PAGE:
Tuesday, June 12, 2018

"Vivid, Evocative & Surreal" New Film SUMMER 1993 Opens This Friday at AFS Cinema

SUMMER 1993 opens on Friday June 15 at the AFS Cinema. Tickets on sale now.

Spanish writer/director Carla Simón tells her own story in the dreamlike new film SUMMER 1993. In the film, we follow Frida, a precocious and observant six-year-old whose life is dramatically changed after the death of her parents.

Frida and her young cousin Anna play and fight together during lazy days of summer as Frida struggles to understand her circumstances.

Aided by cinematographer, Santiago Racaj, Simón uses her camera to bring us the unique perspective of life through the experience of a young girl. Instead of dramatizing a childhood tragedy, Simón explores a deeper experience of life during upheaval and the ways in which we make sense of these events.
We like the film a lot. But don't just trust us. The critics are pretty much unanimous in praise of the film, as the 100% score on Rotten Tomatoes attests. Here's what they're saying:

“Movingly understated and beautifully acted.” (NYT Critics Pick) – Jeanette Catsoulis, New York Times

“An extraordinary and beautiful work of grief and memory.” – Kyle Turner, Village Voice

“A uniquely vivid and evocative kind of storytelling... SUMMER lives, breathes and succeeds on the expressive, instinctive work of its young lead actress.” Gary Goldstein, LA Times

“Simón achieves the rare feat of faithfully recreating the mysterious consciousness of a child… It’s a surreal spectacle, monstrous yet magical, combining qualities of childhood that are too often obscured by sentimentality.” Peter Keough, Boston Globe

Watch the trailer for SUMMER 1993 here:

Friday, June 8, 2018

Newly Restored Straub-Huillet Masterpiece Starts Sunday

The new restoration of the unconventional and austere music biopic by Jean-Marie Straub & Daniéle Huillet, THE CHRONICLE OF ANNA MAGDALENA BACH, plays this Sunday and the following Tuesday at the AFS Cinema.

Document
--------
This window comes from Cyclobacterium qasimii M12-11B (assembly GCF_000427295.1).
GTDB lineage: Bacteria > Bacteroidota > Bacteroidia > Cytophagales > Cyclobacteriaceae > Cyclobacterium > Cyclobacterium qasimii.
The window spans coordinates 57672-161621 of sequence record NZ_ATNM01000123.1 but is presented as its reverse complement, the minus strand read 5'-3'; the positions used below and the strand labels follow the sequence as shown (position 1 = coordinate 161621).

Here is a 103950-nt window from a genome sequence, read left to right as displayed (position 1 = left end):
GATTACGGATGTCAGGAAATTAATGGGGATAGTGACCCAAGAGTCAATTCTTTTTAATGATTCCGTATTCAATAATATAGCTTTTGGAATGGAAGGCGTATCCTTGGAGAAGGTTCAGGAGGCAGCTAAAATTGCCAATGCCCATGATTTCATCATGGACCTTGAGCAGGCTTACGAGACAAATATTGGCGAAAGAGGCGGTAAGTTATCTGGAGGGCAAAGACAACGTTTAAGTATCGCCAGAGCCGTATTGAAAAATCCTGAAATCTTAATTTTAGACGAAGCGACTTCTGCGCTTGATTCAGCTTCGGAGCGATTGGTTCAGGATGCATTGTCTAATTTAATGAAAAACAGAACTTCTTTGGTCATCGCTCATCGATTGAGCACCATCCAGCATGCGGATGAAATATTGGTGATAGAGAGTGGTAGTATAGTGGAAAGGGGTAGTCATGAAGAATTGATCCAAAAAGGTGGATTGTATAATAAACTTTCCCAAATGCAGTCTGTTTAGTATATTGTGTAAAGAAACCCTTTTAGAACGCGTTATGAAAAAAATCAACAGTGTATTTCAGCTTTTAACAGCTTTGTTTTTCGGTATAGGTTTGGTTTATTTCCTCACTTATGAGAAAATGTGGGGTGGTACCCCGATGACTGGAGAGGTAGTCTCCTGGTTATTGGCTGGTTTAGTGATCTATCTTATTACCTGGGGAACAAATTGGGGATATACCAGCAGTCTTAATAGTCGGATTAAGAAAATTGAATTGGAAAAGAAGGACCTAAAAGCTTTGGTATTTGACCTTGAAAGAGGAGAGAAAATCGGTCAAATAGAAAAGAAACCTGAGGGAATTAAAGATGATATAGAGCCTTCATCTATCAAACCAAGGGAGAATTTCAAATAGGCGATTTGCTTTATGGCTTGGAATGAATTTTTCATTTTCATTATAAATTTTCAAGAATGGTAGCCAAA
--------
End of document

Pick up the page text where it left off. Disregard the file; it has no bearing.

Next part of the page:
Straub & Huillet take slow cinema to a new level with the film, which places the viewer into the same tempo of life that informed J.S. Bach's creation. This is a film that begs the viewer to stop and listen to Bach in a way you never have before, and to experience the life and times of J.S. Bach's wife and collaborator Anna Magdalena Bach.

Produced by Jean-Luc Godard and Jacques Rivette, CHRONICLE stands as a nearly forgotten gem of French cinema.

Here's the trailer:

Acclaimed 'Dark Nail Biter’ BEAST Opens Today at AFS Cinema

It's true. Most scary movies just aren't that scary. Atmosphere is often conveyed by a bunch of well-worn cliches, and the jump-scare is relied upon to create the thrills.

In the new British thriller BEAST, writer-director Michael Pearce avoids these superficial pitfalls and instead delivers a creepy work of real tension and fresh situations. It's half lovers-on-the-run story and half psychologically fraught murder procedural, and that's all good.

As a series of murders plague the strange island of Jersey, our protagonist Moll (played wonderfully by Jessie Buckley) entrenches herself in a world of love and violence. This is a good, smart, very scary movie. See it while you can at the AFS Cinema.

But don't just trust us, trust these professional movie critic people:
“The film is not so much a psychological thriller as a performance-driven portrait of a vulnerable-yet-ferocious woman in a very dangerous predicament, and the electrically intense Buckley is the actress to carry it.” Colin Covert, Minneapolis Star Tribune

“Bathed in a shadowy beauty and slippery psychological atmosphere, BEAST soars on Ms. Buckley’s increasingly animalistic performance... This is lurid stuff, yet Mr. Pearce miraculously holds things together until the end” -Jeannette Catsoulis, New York Times